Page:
cummings' Poem of Simplicity in Life

I finished Soulful Simplicity today. I had many moments of clarity, teary moments, hopeful moments and joyful ones. I am ready to get to work but I am promising to be patient with myself- as I have a lot of work to day. Thank you, thank you, thank you for your stories, words and soul. I am very grateful to have found you, your blog and this beautiful book. I wish I had participated in the Closet Challenge- although, I think I will still write the essay on why I want my life and my family’s life more soulfully simple- just for myself. Thank you again.

Writer’s Goal By art to attain simplicity.

Successful simplicity is extraordinarily difficult, but worth the effort in the end.

However, its simplicity is what makes it so complex.

Leonardo da Vinci said, “Simplicity is the ultimate sophistication.” Some people choose to downsize their lives for spiritual reasons or out of concern for the environment. For others, the decision may be out of economic necessity. Whatever the reason, living simply has inspired belief among these essayists.

Simplicity, simplicity, simplicity.

In this increasingly complicated world, the idea of simplicity has a powerful allure. Just look at the success of magazines like Real Simple. Simplicity has become very popular. It has become an aesthetic. But is this true simplicity? To me, the ideal of simplicity that is so elegantly arranged on the glossy pages of magazines looks a lot like advertising for more stuff. So, is it true simplicity people want or just the appearance of it? To simplify does not mean to simply organize an ever-expanding cache of possessions. It doesn’t mean having it all but just being better organized about it. I’ll admit, I’m as big a fan of IKEA as there ever was. I have, at times, become obsessed with the pursuit of the perfect home image, attempting to model my entire home to look just like it came from the pages of a catalog or magazine. But do I really need all this stuff? It’s an easy trap to fall into.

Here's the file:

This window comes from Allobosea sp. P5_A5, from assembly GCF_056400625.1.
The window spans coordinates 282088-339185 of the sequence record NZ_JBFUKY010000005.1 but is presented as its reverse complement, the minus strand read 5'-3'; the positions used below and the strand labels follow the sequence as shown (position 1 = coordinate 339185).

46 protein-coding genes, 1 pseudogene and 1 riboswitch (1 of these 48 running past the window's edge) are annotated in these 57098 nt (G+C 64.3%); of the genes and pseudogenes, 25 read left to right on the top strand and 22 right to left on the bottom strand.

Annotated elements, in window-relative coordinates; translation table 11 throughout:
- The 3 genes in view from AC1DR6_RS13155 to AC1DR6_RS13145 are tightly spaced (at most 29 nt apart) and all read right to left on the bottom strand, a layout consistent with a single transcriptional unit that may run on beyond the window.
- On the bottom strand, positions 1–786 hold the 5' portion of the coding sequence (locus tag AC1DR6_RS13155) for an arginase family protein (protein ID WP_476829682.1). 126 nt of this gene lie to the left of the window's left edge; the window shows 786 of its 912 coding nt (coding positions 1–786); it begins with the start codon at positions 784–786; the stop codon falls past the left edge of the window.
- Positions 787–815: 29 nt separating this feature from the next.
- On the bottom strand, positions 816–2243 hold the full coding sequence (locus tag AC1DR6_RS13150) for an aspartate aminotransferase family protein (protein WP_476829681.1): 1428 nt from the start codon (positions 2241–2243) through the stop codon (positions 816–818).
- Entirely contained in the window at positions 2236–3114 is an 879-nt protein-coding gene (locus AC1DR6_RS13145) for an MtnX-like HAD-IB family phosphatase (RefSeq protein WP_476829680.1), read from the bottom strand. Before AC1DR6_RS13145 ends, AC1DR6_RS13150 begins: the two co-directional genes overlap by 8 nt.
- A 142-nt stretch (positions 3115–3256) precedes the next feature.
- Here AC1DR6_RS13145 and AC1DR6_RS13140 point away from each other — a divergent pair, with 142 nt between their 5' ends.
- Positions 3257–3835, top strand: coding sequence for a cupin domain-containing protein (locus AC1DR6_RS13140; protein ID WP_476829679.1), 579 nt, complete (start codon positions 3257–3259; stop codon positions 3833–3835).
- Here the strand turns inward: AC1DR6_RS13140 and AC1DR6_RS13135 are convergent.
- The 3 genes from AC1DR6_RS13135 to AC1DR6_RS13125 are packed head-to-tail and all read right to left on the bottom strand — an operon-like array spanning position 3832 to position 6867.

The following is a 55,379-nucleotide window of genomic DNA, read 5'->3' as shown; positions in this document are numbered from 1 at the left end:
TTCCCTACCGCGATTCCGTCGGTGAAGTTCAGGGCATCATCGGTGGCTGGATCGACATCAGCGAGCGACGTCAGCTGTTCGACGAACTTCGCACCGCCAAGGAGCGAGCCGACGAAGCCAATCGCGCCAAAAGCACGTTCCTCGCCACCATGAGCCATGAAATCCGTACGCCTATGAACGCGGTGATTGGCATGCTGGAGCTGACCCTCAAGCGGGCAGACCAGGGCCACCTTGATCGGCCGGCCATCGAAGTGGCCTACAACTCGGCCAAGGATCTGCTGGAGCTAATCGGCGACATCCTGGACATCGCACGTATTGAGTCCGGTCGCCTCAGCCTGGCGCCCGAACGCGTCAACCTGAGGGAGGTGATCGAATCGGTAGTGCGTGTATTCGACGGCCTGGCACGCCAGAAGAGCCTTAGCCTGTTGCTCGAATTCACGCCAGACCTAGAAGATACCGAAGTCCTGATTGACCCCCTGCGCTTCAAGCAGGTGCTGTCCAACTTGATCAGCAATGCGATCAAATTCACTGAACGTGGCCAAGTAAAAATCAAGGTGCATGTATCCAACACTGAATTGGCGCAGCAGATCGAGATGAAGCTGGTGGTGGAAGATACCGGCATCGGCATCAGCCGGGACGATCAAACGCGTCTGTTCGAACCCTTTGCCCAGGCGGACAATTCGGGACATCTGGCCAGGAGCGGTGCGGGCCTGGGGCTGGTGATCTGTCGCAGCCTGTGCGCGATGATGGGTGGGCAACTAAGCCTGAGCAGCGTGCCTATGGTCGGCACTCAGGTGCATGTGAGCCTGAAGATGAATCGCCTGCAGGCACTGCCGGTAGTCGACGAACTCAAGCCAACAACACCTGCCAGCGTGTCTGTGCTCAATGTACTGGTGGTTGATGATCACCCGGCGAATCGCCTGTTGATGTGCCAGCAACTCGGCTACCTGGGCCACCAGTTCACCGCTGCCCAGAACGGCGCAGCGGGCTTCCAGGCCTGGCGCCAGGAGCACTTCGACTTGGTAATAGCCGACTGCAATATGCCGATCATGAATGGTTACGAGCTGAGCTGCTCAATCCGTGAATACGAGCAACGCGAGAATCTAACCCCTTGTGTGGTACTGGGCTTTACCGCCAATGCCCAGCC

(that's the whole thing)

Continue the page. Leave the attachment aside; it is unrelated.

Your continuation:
The iambic tetrameter along with the simplicity of the poem conceals the actual meaningfulness.
cummings describes the link between age and happiness by relating the two with simplicity.

Simplicity Essays | Wisdom Commons

What makes art and literature so interesting is that it presents us with unusual things that encourage us to ask questions about what we already know. It’s about returning us, especially we older readers, to a state of unfamiliarity, offering an opportunity to rediscover some new insight through things we don’t quite recognise (as it was for all of us in the very beginning). This is perhaps what reading and visual literacy are all about - and what picture books are good for - continuing that playful inquiry we began in childhood, of using imagination to find significance and meaning in those ordinary, day-to-day experiences that might otherwise remain unnoticed. The lessons we learn from studying pictures and stories are best applied to a similar study of life in general - people, places, objects, emotions, ideas and the relationships between them all. At it’s most successful, fiction offers us devices for interpreting reality, and imagining how many such interpretations might be possible. The novelist Milan Kundera has said that we go on being children, regardless of age, because in life we are always encountering new things that challenge us to understand them, instances where a practised imagination is actually more useful that all laboriously acquired knowledge.

With this simplicity, however, there is a break from reality, and there are consequences.

Simplicity - Essay by Aanchalj - Anti Essays

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President by Gabriel Garcia Marquez and The Perplexing Simplicity of a

Simplicity Research Paper - 311 Words

The eighth virtue is humility. To be humble is to take specific actions in anticipation of your own errors. To confess your fallibility and then do nothing about it is not humble; it is boasting of your modesty. Who are most humble? Those who most skillfully prepare for the deepest and most catastrophic errors in their own beliefs and plans. Because this world contains many whose grasp of rationality is abysmal, beginning students of rationality win arguments and acquire an exaggerated view of their own abilities. But it is useless to be superior: Life is not graded on a curve. The best physicist in ancient Greece could not calculate the path of a falling apple. There is no guarantee that adequacy is possible given your hardest effort; therefore spare no thought for whether others are doing worse. If you compare yourself to others you will not see the biases that all humans share. To be human is to make ten thousand errors. No one in this world achieves perfection.